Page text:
Editor's note: Michael Storey, or "Owner" as Otus the Head Cat fans knew him, died Sunday. In his honor we are rerunning a vintage Otus column that originally printed on May 9, 1992. A bonus column written before Owner's death is available at www.arkansasonline.com/otus.
How do you say goodbye to a daily companion of 17 years? With difficulty, I've found out.
Otus the Head Cat, part of our family since 1975, died on April 28. He was the first cat I'd ever owned.
Jerky 8 mm home movies show a spunky little black and white kitten chasing his tail and dashing up trees after imaginary prey. But in his last declining years he mostly sat on the back of the couch or in my lap and contemplated his memories.
We thought we were going to lose him a couple of months ago when an arterial blockage paralyzed his hind legs. The old rascal seemed to be pulling through, however. He'd drag himself around the house complaining and fussing, grimly determined to be his old self. We thought he was going to make it.
In his last weeks he'd wait by the door, asking to go outside. He'd sit in the side yard with half-closed eyes watching for squirrels and dreaming the dreams of old cats. He seemed content.
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But he was still unsteady on his feet and in the end that was his undoing. There's a tiny pond in the side yard that used to hold goldfish. Perhaps he thought he spotted the fish. Or maybe he just slipped while trying to get comfortable on his favorite rock. We'll never know.
His half-Siamese heritage meant he was a talker and complainer. And he certainly talked to me. Those who have never had cats won't understand, but the rest of you will. Our lengthy conversations were the inspirations for his column. I like to think I was only taking his dictation.
That incorrigible, irascible, sophistic observer of life was his public persona. Privately he was, simply, just a good cat.
He was a calming reassurance through all the trials 17 years brought -- a certain routine comfort that served to smooth life's bumps and remind me to never take things so seriously.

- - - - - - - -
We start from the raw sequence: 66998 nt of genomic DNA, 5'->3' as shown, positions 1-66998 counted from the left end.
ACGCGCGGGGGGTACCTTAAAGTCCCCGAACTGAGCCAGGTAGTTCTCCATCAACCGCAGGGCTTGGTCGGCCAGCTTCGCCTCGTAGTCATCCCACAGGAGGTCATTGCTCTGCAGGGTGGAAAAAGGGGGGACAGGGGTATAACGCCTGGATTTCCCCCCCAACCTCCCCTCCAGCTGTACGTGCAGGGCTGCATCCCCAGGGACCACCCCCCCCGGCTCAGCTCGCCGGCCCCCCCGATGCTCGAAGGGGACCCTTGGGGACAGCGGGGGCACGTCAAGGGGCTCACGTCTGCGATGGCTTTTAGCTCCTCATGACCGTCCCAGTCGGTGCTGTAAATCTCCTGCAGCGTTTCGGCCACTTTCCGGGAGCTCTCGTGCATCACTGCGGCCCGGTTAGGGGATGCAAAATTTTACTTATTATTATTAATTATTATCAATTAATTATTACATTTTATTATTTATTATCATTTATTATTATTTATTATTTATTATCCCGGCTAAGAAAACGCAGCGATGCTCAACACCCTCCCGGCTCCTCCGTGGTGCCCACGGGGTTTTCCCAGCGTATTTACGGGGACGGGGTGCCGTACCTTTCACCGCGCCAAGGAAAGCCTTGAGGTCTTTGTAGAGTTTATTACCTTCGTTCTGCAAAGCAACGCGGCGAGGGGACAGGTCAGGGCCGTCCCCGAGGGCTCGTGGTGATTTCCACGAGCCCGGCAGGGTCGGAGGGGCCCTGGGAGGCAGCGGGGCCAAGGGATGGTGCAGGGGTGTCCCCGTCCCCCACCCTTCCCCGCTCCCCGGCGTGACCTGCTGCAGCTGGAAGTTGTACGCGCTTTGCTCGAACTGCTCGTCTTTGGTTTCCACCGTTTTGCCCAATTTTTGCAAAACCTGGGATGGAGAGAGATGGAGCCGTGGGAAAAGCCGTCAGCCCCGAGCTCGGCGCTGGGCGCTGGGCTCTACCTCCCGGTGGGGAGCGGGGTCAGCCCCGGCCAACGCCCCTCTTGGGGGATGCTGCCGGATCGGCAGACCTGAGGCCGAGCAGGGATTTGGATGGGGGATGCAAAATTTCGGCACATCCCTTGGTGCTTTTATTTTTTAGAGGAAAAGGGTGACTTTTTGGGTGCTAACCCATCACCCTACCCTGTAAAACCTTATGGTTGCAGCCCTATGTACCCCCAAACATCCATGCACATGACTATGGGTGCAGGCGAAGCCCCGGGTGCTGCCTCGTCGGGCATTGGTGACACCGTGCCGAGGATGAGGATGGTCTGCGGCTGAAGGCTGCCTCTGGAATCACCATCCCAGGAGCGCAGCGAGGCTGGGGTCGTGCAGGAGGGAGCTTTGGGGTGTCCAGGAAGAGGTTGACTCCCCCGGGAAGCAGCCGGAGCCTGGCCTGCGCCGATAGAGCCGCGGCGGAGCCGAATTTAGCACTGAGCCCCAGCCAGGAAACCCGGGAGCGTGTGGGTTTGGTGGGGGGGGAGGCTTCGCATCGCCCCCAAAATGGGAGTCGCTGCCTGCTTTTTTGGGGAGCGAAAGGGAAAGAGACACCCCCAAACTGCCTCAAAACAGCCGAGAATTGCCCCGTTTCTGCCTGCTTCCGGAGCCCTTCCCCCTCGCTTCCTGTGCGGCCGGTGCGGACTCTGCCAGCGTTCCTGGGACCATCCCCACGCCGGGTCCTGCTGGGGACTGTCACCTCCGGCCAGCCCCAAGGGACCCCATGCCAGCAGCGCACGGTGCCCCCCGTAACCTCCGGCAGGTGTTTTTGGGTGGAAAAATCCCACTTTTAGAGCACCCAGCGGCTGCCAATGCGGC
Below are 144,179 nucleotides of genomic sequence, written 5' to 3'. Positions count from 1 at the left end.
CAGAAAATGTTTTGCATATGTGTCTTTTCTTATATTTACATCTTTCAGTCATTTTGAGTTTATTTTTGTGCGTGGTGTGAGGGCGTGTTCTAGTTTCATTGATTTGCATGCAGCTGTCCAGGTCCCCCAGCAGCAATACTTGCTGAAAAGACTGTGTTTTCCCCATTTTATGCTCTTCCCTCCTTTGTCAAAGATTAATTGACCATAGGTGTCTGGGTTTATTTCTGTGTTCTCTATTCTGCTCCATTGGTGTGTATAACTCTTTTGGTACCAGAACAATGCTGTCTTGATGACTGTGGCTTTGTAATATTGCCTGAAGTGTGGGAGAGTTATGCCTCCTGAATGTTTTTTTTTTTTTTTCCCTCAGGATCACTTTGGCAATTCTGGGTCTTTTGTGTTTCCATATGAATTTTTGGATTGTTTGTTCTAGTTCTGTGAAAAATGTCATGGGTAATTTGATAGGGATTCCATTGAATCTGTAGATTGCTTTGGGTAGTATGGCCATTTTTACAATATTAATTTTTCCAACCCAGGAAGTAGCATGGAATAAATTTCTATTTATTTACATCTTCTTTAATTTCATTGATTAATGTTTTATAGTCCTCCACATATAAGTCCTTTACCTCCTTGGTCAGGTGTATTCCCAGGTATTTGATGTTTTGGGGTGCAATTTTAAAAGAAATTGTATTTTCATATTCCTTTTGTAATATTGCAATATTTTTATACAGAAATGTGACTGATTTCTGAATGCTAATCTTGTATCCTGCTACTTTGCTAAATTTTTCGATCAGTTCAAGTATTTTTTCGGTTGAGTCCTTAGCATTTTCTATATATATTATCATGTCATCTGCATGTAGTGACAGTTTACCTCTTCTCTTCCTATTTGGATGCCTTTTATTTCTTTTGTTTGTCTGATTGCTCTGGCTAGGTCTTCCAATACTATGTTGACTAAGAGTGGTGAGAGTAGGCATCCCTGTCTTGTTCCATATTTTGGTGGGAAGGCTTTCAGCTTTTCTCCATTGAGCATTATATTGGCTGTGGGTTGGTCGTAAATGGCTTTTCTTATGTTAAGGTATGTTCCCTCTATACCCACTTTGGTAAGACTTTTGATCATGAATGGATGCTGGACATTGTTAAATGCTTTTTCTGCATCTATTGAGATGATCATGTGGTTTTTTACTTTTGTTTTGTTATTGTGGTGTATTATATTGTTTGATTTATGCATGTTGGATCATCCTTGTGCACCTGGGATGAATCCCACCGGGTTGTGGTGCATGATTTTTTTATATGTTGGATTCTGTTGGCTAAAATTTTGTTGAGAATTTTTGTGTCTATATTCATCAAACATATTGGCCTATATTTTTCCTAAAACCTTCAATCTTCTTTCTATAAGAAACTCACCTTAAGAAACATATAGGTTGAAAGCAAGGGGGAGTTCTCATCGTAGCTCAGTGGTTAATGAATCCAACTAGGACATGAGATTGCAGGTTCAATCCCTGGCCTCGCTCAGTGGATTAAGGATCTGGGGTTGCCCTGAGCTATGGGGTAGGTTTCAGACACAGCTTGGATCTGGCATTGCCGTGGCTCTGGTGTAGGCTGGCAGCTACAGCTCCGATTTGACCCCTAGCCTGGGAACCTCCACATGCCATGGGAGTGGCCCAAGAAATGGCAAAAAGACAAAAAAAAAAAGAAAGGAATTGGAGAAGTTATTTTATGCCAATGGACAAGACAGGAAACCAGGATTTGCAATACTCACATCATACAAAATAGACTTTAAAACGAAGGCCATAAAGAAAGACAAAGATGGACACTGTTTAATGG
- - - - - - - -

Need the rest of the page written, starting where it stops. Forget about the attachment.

After so many years it was easy to think he'd always be there/ After all, I was only 26 when he joined the family. Ahead lay a career at the paper, the end of one marriage and the beginning of another, the birth of a son, the death of a father and the countless other passages of life almost two decades bring.
Otus was there for all of it. It will be a long time before I quit looking for him on the couch or underfoot in the kitchen.
So how do we say goodbye? For me I guess it was that last morning when I stopped on my way out the door to give his ears a good scratch. For Celia it was watching him sitting happily in the sun that last afternoon. As for Ben, our 10-year-old, he wanted to say goodbye in his own words:
Otus was the first cat I ever knew. Otus was old, icky and gross, but I still loved him. I always thought he would be alive. Well, I was wrong, very wrong. The day Otus died, I had just come from school. My mom told me that Otus was missing. We searched for Otus. We could not find him. When I took a rest, I looked at the pond in my yard. The water was very black. I thought that Otus may have fallen in, but then I thought, "No, he couldn't have." Well, he did.
Otus was the best cat I've ever had.
There you have it. That was a swell eulogy (except for the "icky and gross" part). I couldn't have said it better if I'd written it myself.
-- Michael Storey
HomeStyle on 10/13/2018
Print Headline: Wholly a pleasure: Otus on Owner's lap for eternity